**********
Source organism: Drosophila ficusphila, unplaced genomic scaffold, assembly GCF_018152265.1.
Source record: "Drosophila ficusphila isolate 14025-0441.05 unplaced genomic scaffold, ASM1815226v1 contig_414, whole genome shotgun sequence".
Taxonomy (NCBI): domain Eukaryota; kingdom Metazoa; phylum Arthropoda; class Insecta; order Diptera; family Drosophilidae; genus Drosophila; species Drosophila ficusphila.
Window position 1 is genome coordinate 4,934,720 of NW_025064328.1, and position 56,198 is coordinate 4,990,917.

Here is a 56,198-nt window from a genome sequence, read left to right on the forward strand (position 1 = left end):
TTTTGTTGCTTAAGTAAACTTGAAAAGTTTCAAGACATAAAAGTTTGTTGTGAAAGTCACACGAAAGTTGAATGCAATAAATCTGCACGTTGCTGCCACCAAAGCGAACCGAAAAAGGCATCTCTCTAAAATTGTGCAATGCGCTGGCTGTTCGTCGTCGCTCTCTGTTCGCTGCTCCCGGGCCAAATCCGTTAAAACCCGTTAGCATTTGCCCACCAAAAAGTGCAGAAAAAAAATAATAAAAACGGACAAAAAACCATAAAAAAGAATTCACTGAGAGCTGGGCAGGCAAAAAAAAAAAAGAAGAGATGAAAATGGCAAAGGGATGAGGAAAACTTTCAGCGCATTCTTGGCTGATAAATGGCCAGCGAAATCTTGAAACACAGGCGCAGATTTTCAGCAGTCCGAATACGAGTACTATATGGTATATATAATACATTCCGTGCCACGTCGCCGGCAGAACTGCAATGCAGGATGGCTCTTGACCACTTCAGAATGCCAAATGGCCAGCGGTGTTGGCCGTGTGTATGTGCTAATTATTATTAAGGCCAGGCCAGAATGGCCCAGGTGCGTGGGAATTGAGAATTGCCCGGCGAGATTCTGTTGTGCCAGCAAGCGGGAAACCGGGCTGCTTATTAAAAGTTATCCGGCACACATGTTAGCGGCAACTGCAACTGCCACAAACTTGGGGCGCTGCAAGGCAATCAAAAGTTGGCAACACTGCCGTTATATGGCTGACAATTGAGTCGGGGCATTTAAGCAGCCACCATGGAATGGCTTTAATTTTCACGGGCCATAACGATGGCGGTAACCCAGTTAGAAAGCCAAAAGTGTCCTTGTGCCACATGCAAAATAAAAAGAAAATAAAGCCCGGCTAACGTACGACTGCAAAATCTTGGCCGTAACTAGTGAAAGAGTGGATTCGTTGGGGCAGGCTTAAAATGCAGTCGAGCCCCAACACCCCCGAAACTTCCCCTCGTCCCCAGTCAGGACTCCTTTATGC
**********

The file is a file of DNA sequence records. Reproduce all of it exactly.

Source organism: Drosophila ficusphila, unplaced genomic scaffold, assembly GCF_018152265.1.
Source record: "Drosophila ficusphila isolate 14025-0441.05 unplaced genomic scaffold, ASM1815226v1 contig_414, whole genome shotgun sequence".
Taxonomy (NCBI): domain Eukaryota; kingdom Metazoa; phylum Arthropoda; class Insecta; order Diptera; family Drosophilidae; genus Drosophila; species Drosophila ficusphila.
Window position 1 is genome coordinate 4,934,720 of NW_025064328.1, and position 56,198 is coordinate 4,990,917.

Here is a 56,198-nt window from a genome sequence, read left to right on the forward strand (position 1 = left end):
TTTTGTTGCTTAAGTAAACTTGAAAAGTTTCAAGACATAAAAGTTTGTTGTGAAAGTCACACGAAAGTTGAATGCAATAAATCTGCACGTTGCTGCCACCAAAGCGAACCGAAAAAGGCATCTCTCTAAAATTGTGCAATGCGCTGGCTGTTCGTCGTCGCTCTCTGTTCGCTGCTCCCGGGCCAAATCCGTTAAAACCCGTTAGCATTTGCCCACCAAAAAGTGCAGAAAAAAAATAATAAAAACGGACAAAAAACCATAAAAAAGAATTCACTGAGAGCTGGGCAGGCAAAAAAAAAAAAGAAGAGATGAAAATGGCAAAGGGATGAGGAAAACTTTCAGCGCATTCTTGGCTGATAAATGGCCAGCGAAATCTTGAAACACAGGCGCAGATTTTCAGCAGTCCGAATACGAGTACTATATGGTATATATAATACATTCCGTGCCACGTCGCCGGCAGAACTGCAATGCAGGATGGCTCTTGACCACTTCAGAATGCCAAATGGCCAGCGGTGTTGGCCGTGTGTATGTGCTAATTATTATTAAGGCCAGGCCAGAATGGCCCAGGTGCGTGGGAATTGAGAATTGCCCGGCGAGATTCTGTTGTGCCAGCAAGCGGGAAACCGGGCTGCTTATTAAAAGTTATCCGGCACACATGTTAGCGGCAACTGCAACTGCCACAAACTTGGGGCGCTGCAAGGCAATCAAAAGTTGGCAACACTGCCGTTATATGGCTGACAATTGAGTCGGGGCATTTAAGCAGCCACCATGGAATGGCTTTAATTTTCACGGGCCATAACGATGGCGGTAACCCAGTTAGAAAGCCAAAAGTGTCCTTGTGCCACATGCAAAATAAAAAGAAAATAAAGCCCGGCTAACGTACGACTGCAAAATCTTGGCCGTAACTAGTGAAAGAGTGGATTCGTTGGGGCAGGCTTAAAATGCAGTCGAGCCCCAACACCCCCGAAACTTCCCCTCGTCCCCAGTCAGGACTCCTTTATGC